Artichoke Leaf - Cynara cardunculus L

Artichoke Leaf

Cynara cardunculus L

Artichoke Leaves help aide digestion, keep our livers healthy and our hearts happy. When taken daily, you help detoxify the body which will make you feel energized throughout the day.

  • Plant Family: Asteraceae
  • Plant type: Annual
  • Other names: Globe Artichoke
  • Medicinal: Yes
  • Culinary: Yes
  • Ceremonial: No
  • Parts Used: Leaves & Flower
  • Side Effects: Avoid if you have a known bile duct obstruction
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About Artichoke Leaf

Artichoke is an edible, herbaceous perennial plant that is scientifically termed as Cynara scolymus, waving from the family Asteraceae. The plant can attain a height of 4 to 6 ft. Artichoke is further characterized by glaucus green leaves that are approximately 30inches long and quite deeply lobed. Its flowers are purple-colored that sprout out from the edible fleshy bud.

Artichoke is considered to be originated from Ethiopia. It has a rich history with ancient Egyptians and Romans, where it was highly prized because of its purported medicinal benefits. Artichoke leaves and buds are utilized to ameliorate a bad lipid profile. It is also used as an adjunct therapy to support asthma, urticarial, bile stones (by acting as potent cholagogue), eczema, various liver disorders, stomach ache, and pyrexia (fever).

Apart from the medicinal services, the tender bud and leaves of artichoke can be incorporated into cooking recipes to either steam them or make a pickle. Artichoke also tastes divine when it is added to the vegetable soup.

Artichoke has biologically active constituents that are held responsible for its pharmacological actions, including cynarin, apigenin, and luteolin. Before adding artichoke leaf to your diet, it is better to have word with physician/pharmacist as it can cause flatulence and diarrhea in people who are allergic to the plants of the Asteraceae family.


Artichoke requires a lot of room to grow as they are quite big. They can be either planted outdoors or indoors, garden beds or containers, how-so-ever the gardener likes. They can be planted either by making use of seeds or well-established roots in spring or fall.

This tall architectural plant should be spaced at least 4 feet apart to grow healthily. It must also be provided with full sun exposure and well-drained fertile soil. Also, it requires water frequently (about two to three times weekly) to keep the buds pulpy and fresh but at the same time, the soil must be able to drain quickly to prevent root rots.

During winters, mulch can be added to prevent the loss of moisture.

The artichoke seeds take around two to three weeks to sprout. After sprouting, the plant grows at a medium pace and gives out prickly leaves.

Artichoke enters its flowering phase after two years of sprouting. If the climate is warm, then the plant can produce its very own signature purple blooms prematurely. The pollination can either be done insects or by agitating the male flowers manually/wind to release the pollens. The pollens then fuse with the egg of female flowers to bring about fertilization.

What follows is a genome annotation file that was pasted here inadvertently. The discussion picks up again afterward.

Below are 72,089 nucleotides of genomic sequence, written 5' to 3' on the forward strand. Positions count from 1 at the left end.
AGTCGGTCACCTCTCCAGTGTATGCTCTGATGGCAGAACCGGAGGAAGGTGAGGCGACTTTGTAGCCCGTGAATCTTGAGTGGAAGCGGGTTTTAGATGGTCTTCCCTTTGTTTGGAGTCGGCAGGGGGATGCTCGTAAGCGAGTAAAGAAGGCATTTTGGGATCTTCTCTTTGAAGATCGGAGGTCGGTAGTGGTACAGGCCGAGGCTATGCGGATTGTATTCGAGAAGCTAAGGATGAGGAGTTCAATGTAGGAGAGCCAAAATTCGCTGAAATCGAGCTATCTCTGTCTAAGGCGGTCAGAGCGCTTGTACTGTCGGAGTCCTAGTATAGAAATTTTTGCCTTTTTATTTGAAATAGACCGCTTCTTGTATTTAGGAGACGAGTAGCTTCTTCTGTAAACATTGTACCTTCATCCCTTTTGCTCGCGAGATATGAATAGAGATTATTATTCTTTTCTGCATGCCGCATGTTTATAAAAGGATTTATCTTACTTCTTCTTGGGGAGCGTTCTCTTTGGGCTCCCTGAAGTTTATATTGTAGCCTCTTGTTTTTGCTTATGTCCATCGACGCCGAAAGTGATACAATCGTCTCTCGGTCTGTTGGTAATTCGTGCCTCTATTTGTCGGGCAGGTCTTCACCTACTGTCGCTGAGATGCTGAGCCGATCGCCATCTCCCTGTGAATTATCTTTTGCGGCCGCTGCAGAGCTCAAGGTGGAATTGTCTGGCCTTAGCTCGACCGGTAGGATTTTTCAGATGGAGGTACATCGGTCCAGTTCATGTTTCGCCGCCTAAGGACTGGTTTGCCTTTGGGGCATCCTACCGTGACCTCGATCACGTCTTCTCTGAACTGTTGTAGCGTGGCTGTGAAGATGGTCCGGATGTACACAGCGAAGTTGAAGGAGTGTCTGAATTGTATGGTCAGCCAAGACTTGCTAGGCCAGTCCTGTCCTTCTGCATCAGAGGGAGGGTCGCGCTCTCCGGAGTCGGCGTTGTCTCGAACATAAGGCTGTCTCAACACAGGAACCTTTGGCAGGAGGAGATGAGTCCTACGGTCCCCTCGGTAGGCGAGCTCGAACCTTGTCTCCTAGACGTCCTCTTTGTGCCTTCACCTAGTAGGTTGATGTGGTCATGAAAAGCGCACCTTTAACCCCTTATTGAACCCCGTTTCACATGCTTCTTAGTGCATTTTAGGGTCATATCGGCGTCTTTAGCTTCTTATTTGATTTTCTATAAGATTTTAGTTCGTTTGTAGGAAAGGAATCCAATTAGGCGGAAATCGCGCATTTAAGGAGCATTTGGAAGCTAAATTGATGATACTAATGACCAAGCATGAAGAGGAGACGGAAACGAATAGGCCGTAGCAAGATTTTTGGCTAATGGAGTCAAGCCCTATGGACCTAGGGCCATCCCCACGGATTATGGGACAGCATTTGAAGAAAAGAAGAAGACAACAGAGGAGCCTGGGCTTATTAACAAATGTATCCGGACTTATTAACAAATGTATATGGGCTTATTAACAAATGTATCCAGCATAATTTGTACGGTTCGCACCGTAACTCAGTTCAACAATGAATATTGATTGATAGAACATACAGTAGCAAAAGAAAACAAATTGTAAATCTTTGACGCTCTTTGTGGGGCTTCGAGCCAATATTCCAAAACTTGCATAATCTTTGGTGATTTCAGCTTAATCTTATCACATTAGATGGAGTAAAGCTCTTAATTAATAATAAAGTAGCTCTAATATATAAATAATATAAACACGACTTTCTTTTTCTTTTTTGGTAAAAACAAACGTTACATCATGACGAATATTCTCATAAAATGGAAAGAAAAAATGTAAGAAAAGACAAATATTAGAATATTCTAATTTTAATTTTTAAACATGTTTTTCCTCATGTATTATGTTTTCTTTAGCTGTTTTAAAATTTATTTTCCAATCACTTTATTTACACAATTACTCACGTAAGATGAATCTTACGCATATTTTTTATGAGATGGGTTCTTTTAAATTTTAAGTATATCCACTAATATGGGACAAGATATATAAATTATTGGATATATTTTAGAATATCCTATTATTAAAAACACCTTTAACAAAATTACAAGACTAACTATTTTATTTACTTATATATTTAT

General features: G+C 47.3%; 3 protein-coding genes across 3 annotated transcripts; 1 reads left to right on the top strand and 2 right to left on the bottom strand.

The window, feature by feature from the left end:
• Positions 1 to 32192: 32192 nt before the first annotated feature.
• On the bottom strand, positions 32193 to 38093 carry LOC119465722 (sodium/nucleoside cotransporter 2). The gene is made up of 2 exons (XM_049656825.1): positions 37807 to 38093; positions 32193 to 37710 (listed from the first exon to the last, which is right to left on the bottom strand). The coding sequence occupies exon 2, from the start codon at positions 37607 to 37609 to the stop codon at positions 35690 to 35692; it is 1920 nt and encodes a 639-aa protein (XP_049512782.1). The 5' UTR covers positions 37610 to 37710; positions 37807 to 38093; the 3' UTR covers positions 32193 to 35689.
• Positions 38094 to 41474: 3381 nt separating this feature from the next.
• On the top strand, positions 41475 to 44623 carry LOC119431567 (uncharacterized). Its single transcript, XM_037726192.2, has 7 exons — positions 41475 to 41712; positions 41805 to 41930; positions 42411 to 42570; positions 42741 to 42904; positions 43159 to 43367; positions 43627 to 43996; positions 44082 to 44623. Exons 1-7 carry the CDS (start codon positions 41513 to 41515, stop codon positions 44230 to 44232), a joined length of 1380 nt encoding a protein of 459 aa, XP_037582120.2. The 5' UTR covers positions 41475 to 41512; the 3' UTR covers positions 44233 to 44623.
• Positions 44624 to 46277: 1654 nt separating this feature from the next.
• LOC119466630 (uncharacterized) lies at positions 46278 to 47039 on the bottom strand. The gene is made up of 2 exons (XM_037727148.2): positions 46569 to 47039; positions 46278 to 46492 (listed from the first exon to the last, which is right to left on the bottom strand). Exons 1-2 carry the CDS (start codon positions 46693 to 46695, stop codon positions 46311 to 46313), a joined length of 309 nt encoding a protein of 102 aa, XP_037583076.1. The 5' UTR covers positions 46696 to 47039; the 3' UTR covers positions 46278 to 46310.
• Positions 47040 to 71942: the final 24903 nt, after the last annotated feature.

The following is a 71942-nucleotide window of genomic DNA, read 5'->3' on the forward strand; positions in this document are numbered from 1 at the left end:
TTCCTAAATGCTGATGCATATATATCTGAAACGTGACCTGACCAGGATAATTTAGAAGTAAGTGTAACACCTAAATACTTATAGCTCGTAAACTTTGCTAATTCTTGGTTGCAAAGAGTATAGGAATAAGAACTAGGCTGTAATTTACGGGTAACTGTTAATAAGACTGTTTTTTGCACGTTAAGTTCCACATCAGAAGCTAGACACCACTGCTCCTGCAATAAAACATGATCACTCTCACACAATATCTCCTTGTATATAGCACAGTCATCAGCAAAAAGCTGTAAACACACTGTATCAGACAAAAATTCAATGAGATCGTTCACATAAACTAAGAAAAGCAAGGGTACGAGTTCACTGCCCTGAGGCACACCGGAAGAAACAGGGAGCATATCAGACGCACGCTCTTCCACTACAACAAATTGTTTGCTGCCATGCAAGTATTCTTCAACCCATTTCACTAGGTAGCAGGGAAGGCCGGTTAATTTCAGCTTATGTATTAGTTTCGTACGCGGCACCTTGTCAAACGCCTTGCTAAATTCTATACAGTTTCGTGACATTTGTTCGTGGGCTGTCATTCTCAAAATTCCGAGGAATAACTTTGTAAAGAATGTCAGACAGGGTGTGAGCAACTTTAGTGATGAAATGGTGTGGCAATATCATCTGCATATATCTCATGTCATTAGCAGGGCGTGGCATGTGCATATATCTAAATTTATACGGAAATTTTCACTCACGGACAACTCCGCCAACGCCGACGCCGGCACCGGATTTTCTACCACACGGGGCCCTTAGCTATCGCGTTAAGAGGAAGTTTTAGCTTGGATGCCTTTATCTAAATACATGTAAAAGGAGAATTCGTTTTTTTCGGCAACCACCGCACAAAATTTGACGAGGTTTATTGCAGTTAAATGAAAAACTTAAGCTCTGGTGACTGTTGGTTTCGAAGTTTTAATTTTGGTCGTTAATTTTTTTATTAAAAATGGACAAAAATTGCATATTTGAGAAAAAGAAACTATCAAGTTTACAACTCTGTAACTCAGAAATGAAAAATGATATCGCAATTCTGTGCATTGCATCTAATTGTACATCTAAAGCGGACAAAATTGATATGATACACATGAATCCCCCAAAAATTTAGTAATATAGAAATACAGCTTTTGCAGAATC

The fertilization leads to the formation of seeds that lay the foundation of the upcoming daughter plant of the artichoke to continue with the lifecycle.


Artichoke leaves can be harvested any time of the year. The buds of artichoke flourish all around the year. They begin to develop in summer but should be harvested when they mature up to the size of at least 3 inches.

The seeds of artichoke can be harvested when the purple blooms are all dry and brittle to touch.

Artichoke leaves and buds can be cut with sharp knives or shears whereas, the seeds can be collected by shaking the dried flowers in a paper bag, tray, or any sort of collection unit.

The buds should be consumed freshly whereas, the leaves must be washed, pat dried, and splayed on dehydrator or oven. The leaves are checked for brittleness and taken out to be crushed and stored in an airtight container for later use.


Artichoke is not much popular but its medicinal value has started to infiltrate different borders of the world. So, herbalists are working a lot for the welfare of mankind to prepare a blend of natural medications.

  • Tincture -  Infuse fresh or dried chopped artichoke leaves in grain alcohol for 4 to 6 weeks. Strain the liquid and place it in a dark and dry place.
  • Tea - Fresh or dried artichoke leaves are boiled with water for 20 minutes then strained. A lemon can be squeezed with a dash of honey to add some perkiness.
  • Decoction - Dried artichoke leaves are rolled to boil in the water for an hour. The plant material is then strained to produce artichoke decoction.
  • Salve - Artichoke oil is used with melted beeswax and other essential oils to make a salve that is both edible and topical.
  • Syrup - Fresh artichoke leaves are boiled in the sugar solution then strained, to be stored in the refrigerator for daily use.
  • Infused oil - Artichoke leaves can be left in olive oil that can be used for a year if refrigerated properly.